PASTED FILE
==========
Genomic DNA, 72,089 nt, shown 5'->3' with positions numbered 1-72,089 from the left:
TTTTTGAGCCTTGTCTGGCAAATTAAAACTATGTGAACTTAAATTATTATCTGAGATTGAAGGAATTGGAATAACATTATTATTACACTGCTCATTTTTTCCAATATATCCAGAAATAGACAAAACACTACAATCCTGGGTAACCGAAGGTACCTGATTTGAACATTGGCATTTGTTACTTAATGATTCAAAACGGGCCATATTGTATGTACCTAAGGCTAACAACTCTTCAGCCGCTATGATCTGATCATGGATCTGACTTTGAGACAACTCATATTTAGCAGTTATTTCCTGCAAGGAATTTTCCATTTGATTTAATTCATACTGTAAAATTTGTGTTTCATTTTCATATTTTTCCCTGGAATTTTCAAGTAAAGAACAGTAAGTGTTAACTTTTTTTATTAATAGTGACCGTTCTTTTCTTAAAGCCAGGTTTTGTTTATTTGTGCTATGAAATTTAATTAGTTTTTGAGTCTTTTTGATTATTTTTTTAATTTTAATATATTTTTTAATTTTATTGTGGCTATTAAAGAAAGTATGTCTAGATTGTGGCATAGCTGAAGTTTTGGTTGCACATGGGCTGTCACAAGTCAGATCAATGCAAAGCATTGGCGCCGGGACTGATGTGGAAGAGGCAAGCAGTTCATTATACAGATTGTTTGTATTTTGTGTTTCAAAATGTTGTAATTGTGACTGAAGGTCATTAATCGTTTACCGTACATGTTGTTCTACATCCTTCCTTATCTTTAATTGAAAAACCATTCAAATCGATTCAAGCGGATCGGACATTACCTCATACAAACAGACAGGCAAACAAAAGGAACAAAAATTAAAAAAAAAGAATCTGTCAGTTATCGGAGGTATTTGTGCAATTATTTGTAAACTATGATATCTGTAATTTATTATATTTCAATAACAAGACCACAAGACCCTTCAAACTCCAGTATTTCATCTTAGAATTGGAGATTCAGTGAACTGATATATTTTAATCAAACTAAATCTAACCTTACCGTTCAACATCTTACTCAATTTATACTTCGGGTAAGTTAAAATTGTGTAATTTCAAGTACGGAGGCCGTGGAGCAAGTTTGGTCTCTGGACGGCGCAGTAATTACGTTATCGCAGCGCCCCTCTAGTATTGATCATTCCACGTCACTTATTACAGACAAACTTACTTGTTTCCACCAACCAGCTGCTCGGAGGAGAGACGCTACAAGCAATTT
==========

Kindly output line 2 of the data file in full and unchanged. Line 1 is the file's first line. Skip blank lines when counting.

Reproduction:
TTTTTGAGCCTTGTCTGGCAAATTAAAACTATGTGAACTTAAATTATTATCTGAGATTGAAGGAATTGGAATAACATTATTATTACACTGCTCATTTTTTCCAATATATCCAGAAATAGACAAAACACTACAATCCTGGGTAACCGAAGGTACCTGATTTGAACATTGGCATTTGTTACTTAATGATTCAAAACGGGCCATATTGTATGTACCTAAGGCTAACAACTCTTCAGCCGCTATGATCTGATCATGGATCTGACTTTGAGACAACTCATATTTAGCAGTTATTTCCTGCAAGGAATTTTCCATTTGATTTAATTCATACTGTAAAATTTGTGTTTCATTTTCATATTTTTCCCTGGAATTTTCAAGTAAAGAACAGTAAGTGTTAACTTTTTTTATTAATAGTGACCGTTCTTTTCTTAAAGCCAGGTTTTGTTTATTTGTGCTATGAAATTTAATTAGTTTTTGAGTCTTTTTGATTATTTTTTTAATTTTAATATATTTTTTAATTTTATTGTGGCTATTAAAGAAAGTATGTCTAGATTGTGGCATAGCTGAAGTTTTGGTTGCACATGGGCTGTCACAAGTCAGATCAATGCAAAGCATTGGCGCCGGGACTGATGTGGAAGAGGCAAGCAGTTCATTATACAGATTGTTTGTATTTTGTGTTTCAAAATGTTGTAATTGTGACTGAAGGTCATTAATCGTTTACCGTACATGTTGTTCTACATCCTTCCTTATCTTTAATTGAAAAACCATTCAAATCGATTCAAGCGGATCGGACATTACCTCATACAAACAGACAGGCAAACAAAAGGAACAAAAATTAAAAAAAAAGAATCTGTCAGTTATCGGAGGTATTTGTGCAATTATTTGTAAACTATGATATCTGTAATTTATTATATTTCAATAACAAGACCACAAGACCCTTCAAACTCCAGTATTTCATCTTAGAATTGGAGATTCAGTGAACTGATATATTTTAATCAAACTAAATCTAACCTTACCGTTCAACATCTTACTCAATTTATACTTCGGGTAAGTTAAAATTGTGTAATTTCAAGTACGGAGGCCGTGGAGCAAGTTTGGTCTCTGGACGGCGCAGTAATTACGTTATCGCAGCGCCCCTCTAGTATTGATCATTCCACGTCACTTATTACAGACAAACTTACTTGTTTCCACCAACCAGCTGCTCGGAGGAGAGACGCTACAAGCAATTT